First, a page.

The disappearance of Mollie Tibbetts hit the news fairly quickly when she disappeared on July 18 for a jog in the town of Brooklyn, Iowa. Like all current events stories, with no leads, it died down. Until now, when her body was discovered under a few cornstalks in a town outside from Brooklyn.
It’s hard in this country to not take it politically. Because the accused murderer is a man named Cristhian Bahena Rivera, and he is an “illegal” immigrant. According to his lawyer and his former employer, they state that this man is residing and working in Iowa legally, yet Iowa officials claim otherwise. This argument has been central in the case, the legality of Mollie’s murderer and how we need stricter immigration laws to compensate for this horrible crime. The media is contemplating whether immigration control would help the country, and some are even defending the separation of families at the border by comparing Mollie’s murder to that. But that should not be the point of the case, and unfortunately it is. The point of the case should be that a woman was murdered because a man was angry she wasn’t okay with him harassing her. He saw her running alone, he ran beside her, behind her. She took out a cell phone, stated that she was going to call the police if he did not leave her alone. And then, Mr. Rivera says, he can’t remember anything else but seeing her dead body.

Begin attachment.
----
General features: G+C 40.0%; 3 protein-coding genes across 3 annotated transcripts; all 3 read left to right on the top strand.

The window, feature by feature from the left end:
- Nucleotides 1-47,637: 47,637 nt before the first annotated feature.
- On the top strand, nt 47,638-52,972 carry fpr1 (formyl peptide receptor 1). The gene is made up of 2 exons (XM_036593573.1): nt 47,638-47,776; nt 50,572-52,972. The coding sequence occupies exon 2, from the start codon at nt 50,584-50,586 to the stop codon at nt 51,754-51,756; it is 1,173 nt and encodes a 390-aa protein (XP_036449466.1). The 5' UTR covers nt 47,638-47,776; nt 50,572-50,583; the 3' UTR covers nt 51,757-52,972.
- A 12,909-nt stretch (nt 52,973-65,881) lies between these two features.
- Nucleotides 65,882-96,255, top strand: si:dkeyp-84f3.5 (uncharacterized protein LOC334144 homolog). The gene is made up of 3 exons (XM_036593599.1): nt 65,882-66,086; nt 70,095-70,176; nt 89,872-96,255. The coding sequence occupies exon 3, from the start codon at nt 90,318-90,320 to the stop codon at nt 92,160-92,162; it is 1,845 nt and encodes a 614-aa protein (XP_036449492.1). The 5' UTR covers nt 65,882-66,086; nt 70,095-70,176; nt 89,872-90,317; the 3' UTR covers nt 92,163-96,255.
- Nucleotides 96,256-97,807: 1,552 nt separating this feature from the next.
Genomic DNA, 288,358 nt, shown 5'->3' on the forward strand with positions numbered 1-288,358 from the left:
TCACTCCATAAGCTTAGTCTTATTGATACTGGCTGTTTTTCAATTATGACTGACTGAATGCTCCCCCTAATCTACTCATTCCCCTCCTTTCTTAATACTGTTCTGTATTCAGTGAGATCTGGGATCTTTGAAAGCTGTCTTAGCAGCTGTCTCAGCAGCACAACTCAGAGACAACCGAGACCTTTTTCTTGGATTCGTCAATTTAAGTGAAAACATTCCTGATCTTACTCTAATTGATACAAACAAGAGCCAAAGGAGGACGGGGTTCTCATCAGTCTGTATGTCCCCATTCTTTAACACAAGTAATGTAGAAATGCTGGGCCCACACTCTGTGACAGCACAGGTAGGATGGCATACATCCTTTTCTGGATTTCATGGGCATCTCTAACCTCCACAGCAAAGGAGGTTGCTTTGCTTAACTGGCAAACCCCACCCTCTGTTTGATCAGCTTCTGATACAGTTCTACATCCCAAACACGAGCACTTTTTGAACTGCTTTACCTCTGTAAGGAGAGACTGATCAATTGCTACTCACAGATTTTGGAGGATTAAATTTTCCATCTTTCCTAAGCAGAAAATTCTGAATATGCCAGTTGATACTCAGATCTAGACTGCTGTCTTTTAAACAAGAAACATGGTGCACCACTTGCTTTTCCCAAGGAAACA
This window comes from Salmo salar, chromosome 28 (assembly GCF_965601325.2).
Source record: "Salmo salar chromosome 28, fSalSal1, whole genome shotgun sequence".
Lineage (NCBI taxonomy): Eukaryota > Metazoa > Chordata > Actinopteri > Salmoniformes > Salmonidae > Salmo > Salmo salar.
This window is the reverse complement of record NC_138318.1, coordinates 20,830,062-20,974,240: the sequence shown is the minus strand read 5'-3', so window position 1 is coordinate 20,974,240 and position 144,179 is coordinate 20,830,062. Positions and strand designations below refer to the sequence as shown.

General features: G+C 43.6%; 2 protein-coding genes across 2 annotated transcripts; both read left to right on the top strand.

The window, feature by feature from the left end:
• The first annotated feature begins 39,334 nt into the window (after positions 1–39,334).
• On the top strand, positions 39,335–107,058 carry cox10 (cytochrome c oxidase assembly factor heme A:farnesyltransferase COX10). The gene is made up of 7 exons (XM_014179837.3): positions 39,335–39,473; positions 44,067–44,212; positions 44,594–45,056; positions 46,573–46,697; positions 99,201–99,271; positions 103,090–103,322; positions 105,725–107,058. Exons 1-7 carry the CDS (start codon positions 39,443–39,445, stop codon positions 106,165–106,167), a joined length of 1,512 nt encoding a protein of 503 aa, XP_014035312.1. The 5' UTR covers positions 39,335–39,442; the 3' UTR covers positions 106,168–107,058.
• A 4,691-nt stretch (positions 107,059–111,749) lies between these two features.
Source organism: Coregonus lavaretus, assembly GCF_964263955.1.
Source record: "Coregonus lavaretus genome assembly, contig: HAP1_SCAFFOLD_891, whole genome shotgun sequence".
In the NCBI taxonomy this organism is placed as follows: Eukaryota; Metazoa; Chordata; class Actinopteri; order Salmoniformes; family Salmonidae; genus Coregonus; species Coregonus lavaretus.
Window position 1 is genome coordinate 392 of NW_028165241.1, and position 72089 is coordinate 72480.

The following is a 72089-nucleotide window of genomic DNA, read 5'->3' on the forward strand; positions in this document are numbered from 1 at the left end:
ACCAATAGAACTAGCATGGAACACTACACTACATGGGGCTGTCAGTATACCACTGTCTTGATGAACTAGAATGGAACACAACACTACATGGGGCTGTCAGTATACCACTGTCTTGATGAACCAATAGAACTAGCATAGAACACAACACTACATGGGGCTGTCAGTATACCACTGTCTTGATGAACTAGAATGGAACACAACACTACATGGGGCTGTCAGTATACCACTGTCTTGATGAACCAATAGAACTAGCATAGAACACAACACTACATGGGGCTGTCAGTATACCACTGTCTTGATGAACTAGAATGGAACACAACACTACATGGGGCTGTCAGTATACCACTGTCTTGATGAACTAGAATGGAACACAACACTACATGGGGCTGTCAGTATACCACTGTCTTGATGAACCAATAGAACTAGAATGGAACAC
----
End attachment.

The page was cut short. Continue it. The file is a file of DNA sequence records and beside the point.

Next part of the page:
Women are harassed constantly and when you reject the person, chances are you’re going to go through a torrent of abuse. It could be texts, being grabbed, being threatened, being stalked, being called a liar for trying to report it. Even, as I have stated in an earlier article, being killed for it. This isn’t about a Hispanic man killing a girl. It’s about a man killing a girl. Just like many homegrown white men have done to women in this country. Mollie Tibbitts’ aunt, Billie Jo Calderwood, posted on Facebook recently an image of Mollie and a short statement. “Please remember, Evil comes in EVERY color. Our family has been blessed to be surrounded by love, friendship and support throughout this entire ordeal by friends from all different nations and races. From the bottom of our hearts, thank you.”
A few family members and friends spoke up further about this, saying how they don’t want Mollie’s legacy to be about politics, immigration, and discrimination and they believe Mollie wouldn’t want that either. I didn’t know Mollie, but as a runner and a girl who also has been harassed on a run, I have a good idea what she may have wanted. What I’m sure Mollie wanted, as any women wants, is to have been able to complete her run and return home. This couldn’t happen because another man couldn’t stand being told no.
Photo by: Powesheik County Emergency Mgmt

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